3.mu-ziarose.
4.utu lu2 he2-DUMay Utu come to? the man.
5.dnanna lu2 he2-DUMay Nanna come to? the man.
6.eme-gal2 inim May the eloquent, of brilliant
mulx(AN.AN) speech,
7.den-kiEnki,
iii1.lugal dingir abzuking, god of the Abzu,
2.lu2 he2-DUcome to? the man.
3.imu5He (they?) saw south wind,
4.immirnorth wind,
5.I.IGI.MAŠgale,
6.dal-ha-mundust storm,
7.su-bar lu2and the body of the man.
8.igi-na mu-bar
9.dMA-gu10My MA-god,
10a-zu5the physician,
iv1.e-tax(TAgunû)-e3came out.
2.UD.KA du11-gaIncantation
3.dnin-girimx(BU.KU6.DU)of Ningirim.
empty space
reverse
i1.dinanna ku3Holy Inanna
2.u2? den-lil2and? Enlil
3.an-gal2-xwere present
4.kur bad3and saw in the high mountains
5.imu5south wind,
6.immirnorth wind,
7.I.IGI.MAŠgale,
8.dal-ha-mundust storm,
9.ku6 mušen-gin7–like fishes and birds–
ii1.su-bar lu2and the body of the man.
2.igi-na mu-bar
3.dMA-naHis MA god,
4.a-zu5the physician,
5.e-tax(TAgunû)-e3came out.
6.UD.KA du11-gaIncantation
7.dnin-girimx(BU.KU6.DU)of Ningirim.


§4 Commentary


§4.1 The text shares phraseology with the incantations number 4 and 5 in Krebernik 1984, which both deal with north wind, south wind, and the body (su-bar) of a man. The Fara incantations are both attested in two collective tablets (SF 54 = Krebernik 1984, 382-383 and TSŠ 170). The Fara texts use the verb ru (to blow), the new text has zi(g) (to rise). An Ur III incantation that includes some of the same phraseology was recently published by van Dijk and Geller 2003, no. 9.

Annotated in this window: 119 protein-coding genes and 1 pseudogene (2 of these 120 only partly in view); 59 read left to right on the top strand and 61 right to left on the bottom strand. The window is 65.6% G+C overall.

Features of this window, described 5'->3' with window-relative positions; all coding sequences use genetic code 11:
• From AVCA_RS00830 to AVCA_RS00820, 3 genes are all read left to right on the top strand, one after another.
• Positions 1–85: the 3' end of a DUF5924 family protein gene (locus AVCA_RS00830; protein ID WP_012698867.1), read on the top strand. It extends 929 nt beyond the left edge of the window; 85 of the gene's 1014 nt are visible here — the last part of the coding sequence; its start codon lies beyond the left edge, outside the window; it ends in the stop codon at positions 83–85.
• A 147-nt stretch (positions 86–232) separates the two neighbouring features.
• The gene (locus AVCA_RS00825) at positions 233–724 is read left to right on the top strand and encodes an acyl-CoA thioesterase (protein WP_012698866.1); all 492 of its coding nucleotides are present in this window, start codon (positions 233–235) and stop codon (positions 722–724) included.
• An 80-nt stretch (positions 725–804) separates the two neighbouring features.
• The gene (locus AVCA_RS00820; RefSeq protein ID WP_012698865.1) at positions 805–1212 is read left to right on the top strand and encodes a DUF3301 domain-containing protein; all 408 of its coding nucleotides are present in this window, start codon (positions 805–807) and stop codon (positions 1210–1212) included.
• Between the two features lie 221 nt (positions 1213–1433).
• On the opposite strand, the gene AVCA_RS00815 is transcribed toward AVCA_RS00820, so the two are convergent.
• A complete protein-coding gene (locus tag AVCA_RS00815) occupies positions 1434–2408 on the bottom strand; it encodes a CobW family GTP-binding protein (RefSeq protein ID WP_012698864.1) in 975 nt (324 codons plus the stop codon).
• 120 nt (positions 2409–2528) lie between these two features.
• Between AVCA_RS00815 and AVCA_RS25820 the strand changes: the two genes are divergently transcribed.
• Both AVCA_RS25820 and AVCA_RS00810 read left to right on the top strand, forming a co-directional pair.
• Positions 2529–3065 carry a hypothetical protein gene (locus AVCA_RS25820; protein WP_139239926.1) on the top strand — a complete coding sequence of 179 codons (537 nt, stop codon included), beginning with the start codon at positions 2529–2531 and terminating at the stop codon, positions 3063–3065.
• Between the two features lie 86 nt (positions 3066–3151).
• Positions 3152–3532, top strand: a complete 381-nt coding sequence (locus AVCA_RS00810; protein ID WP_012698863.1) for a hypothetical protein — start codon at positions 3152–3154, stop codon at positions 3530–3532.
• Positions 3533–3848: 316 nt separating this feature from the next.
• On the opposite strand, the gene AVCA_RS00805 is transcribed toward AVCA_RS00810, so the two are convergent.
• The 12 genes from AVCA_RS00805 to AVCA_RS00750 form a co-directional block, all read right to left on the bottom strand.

§4.2 Obverse

i 6 The sign combination I.IGI.MAŠ (also obv. iii 5 and rev. i 7) is apparently another kind of wind, paired with dal-ha-mun. The translation “gale” is just a guess; the reading remains entirely unclear to me.
ii 1 For the sign MUN (DIMgunû) see Civil 1984, 162-163.
ii 4 The absence of case markers makes it hard to propose an interpretation for DU. Reading gub, one may translate “May god so-and-so assist the man,” assuming a comitative case for lu2.
ii 6 I do not know of other attestations of eme-gal2 or inim mul. The expression eme-gal2 is patterned after inim-gal2, etc.; see Black 2000.